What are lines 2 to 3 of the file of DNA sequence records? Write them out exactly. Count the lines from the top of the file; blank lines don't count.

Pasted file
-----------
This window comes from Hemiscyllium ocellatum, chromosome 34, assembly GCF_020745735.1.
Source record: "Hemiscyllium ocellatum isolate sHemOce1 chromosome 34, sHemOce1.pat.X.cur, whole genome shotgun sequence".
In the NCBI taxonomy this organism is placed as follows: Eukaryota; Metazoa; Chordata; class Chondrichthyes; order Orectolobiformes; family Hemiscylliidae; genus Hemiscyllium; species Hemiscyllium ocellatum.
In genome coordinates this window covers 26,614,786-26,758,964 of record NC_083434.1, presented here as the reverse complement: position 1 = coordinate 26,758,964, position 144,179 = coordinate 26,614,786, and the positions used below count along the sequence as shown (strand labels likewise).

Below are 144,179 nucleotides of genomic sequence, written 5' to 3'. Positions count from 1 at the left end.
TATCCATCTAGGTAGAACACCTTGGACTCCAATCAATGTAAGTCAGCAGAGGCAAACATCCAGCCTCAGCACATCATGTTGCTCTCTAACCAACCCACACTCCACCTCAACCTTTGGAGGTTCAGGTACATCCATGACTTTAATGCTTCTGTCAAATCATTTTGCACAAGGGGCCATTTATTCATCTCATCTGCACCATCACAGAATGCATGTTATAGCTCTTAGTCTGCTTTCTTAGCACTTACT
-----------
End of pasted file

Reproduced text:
Source record: "Hemiscyllium ocellatum isolate sHemOce1 chromosome 34, sHemOce1.pat.X.cur, whole genome shotgun sequence".
In the NCBI taxonomy this organism is placed as follows: Eukaryota; Metazoa; Chordata; class Chondrichthyes; order Orectolobiformes; family Hemiscylliidae; genus Hemiscyllium; species Hemiscyllium ocellatum.